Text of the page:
German shepherd puppy with one paw in the air

How to teach your dog to high five

If you and your dog enjoy training, you can teach them this fun high five trick.

Learning a new trick can be a fun way for your dog to stay mentally stimulated. It's also useful for building your bond.

If you have a dog who’s keen to learn, or even if they’re a bit on the reluctant side, teaching them to high five is nice and simple, so you’ll have them doing it in no time at all.


For your dog to learn high five, they'll need to know a good sit cue.

Before you start

Training your dog should be fun and stress-free for both of you. Keep training sessions to no longer than a couple of minutes with plenty of breaks for your dog in between. Little and often is much more enjoyable.

Your dog is also more likely to learn something new when there are no other distractions. Training them is best done indoors in a quiet area they feel comfortable in, with plenty of space.

Pay attention to your dog's body language for signs of stress, boredom or frustration. If they're not interested in training, stop the session and try again another time.

What you'll need

To make learning as enjoyable as possible for your dog, use their favourite tasty treat. Some dogs are happy to be rewarded with their normal kibble, while others may need something extra tasty (such as small pieces of chicken, sausage or cheese).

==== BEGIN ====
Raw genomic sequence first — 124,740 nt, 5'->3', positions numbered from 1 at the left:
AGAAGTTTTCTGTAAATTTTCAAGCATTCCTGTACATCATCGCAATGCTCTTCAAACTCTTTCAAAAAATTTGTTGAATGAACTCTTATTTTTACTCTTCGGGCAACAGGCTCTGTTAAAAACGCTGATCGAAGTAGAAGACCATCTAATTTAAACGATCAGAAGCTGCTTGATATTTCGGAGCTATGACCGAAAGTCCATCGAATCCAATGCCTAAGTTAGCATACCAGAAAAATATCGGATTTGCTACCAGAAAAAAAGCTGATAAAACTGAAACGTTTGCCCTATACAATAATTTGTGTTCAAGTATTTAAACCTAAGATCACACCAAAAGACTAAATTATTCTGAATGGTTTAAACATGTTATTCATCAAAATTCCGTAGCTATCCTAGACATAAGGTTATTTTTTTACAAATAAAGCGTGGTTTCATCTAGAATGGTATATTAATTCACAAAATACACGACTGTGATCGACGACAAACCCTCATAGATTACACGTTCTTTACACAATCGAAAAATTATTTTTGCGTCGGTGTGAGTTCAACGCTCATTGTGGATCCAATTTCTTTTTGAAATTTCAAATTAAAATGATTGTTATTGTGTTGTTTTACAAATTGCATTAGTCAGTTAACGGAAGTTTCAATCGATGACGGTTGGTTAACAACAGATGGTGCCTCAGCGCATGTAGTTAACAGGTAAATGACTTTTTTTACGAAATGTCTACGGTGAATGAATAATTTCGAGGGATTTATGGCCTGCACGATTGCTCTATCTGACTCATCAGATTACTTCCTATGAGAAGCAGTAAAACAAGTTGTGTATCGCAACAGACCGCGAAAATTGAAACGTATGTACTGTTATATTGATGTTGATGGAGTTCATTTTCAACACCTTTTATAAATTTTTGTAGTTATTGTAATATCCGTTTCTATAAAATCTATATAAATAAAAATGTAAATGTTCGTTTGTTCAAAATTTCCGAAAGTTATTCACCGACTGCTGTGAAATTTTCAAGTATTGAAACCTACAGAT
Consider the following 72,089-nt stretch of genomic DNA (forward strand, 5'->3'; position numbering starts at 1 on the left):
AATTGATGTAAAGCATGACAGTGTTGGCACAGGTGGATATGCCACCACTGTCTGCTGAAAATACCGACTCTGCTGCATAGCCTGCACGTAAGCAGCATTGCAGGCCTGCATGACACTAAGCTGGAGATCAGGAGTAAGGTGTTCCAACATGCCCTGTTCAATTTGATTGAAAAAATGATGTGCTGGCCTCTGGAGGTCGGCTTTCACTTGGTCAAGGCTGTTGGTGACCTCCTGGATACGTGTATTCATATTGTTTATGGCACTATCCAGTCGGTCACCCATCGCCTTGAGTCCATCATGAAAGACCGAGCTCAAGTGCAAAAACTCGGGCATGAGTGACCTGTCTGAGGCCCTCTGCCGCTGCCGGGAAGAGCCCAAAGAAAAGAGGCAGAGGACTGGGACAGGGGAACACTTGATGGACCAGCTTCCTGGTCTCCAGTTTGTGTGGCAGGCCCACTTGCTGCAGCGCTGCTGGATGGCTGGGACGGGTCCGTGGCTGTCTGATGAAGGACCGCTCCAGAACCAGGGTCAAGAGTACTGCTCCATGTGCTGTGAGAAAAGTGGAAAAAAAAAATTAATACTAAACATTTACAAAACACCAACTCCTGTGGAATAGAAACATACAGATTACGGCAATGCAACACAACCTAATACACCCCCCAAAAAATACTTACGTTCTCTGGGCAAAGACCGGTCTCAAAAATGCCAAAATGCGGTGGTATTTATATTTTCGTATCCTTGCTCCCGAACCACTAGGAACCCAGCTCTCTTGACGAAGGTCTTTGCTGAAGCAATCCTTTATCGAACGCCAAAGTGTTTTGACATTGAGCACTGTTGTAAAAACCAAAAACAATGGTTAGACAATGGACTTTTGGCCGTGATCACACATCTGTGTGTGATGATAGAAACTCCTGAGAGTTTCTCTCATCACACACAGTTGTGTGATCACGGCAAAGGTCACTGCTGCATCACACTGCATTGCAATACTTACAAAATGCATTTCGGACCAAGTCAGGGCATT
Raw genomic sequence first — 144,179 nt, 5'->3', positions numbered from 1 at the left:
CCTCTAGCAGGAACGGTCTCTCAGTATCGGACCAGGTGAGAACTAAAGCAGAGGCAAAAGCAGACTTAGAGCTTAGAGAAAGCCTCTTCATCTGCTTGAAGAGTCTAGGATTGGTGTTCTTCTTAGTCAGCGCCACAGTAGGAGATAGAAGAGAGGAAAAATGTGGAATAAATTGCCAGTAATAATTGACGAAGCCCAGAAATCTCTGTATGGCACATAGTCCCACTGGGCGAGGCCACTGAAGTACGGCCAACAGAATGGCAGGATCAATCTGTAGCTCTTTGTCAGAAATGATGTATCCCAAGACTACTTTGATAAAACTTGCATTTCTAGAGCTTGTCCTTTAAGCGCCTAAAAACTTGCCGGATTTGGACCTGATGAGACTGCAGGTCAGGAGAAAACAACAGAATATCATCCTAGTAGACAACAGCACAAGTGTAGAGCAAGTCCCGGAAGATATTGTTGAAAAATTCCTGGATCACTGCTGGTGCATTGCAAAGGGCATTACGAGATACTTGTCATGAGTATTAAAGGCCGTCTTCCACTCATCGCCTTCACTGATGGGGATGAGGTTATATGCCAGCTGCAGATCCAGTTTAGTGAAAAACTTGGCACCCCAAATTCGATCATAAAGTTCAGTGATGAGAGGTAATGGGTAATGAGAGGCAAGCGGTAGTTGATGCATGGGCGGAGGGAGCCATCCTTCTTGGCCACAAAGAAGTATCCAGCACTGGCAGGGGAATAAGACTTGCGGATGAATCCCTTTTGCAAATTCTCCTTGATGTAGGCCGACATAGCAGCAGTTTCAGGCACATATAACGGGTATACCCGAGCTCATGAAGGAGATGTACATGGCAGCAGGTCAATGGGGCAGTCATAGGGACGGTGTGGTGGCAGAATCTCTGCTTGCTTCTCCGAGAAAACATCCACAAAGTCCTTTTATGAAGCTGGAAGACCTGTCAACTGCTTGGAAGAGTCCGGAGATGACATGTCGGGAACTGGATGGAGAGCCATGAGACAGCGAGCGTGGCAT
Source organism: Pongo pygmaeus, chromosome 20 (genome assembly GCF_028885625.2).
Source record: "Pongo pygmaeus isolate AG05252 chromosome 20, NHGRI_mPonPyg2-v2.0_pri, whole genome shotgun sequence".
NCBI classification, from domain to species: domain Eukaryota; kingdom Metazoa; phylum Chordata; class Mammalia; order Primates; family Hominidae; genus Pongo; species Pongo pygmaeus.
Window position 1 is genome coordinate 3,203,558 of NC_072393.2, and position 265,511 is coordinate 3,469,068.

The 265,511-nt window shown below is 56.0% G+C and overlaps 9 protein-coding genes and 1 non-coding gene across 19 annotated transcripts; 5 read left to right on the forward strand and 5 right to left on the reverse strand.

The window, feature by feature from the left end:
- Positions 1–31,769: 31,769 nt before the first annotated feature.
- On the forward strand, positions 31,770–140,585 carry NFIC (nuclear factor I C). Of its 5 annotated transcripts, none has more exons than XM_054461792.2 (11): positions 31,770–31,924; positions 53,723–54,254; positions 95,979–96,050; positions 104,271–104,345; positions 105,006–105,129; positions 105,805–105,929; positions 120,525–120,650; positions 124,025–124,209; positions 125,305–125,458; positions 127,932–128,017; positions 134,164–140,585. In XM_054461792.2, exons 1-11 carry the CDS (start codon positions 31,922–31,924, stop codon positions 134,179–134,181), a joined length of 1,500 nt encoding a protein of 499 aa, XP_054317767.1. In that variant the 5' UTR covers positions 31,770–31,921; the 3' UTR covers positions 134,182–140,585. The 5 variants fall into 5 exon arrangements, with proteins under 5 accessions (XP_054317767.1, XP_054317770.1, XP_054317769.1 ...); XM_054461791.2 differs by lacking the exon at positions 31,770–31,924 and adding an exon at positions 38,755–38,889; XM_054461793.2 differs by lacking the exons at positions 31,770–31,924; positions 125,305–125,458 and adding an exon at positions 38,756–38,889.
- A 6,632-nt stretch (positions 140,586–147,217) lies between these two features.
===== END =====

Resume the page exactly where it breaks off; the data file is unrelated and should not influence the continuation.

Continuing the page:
If you and your dog are familiar with clicker training, you can also use a clicker for this.

Teaching your dog to high five

  1. Hold a treat for your dog in a closed fist. Allow them to sniff and lick at your hand. This will eventually lead to them pawing at your hand.
  2. As soon as they paw at your hand, say "yes" or click to mark the action, and give them a treat straight afterwards
  3. Repeat this until they are reliably pawing at your hand. Make sure you mark the action and reward them each time.
  4. You can then add the new cue "high five" at the moment they paw your hand. This will pair the action with this cue word.


If your dog is unsure on what to do, go back to the previous step. Be patient and wait until they've mastered what you're asking before moving on.

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• 7 May 2024

Next review

• 7 May 2027

Approved by
Claire Stallard

Animal Behaviourist ABTC-CAB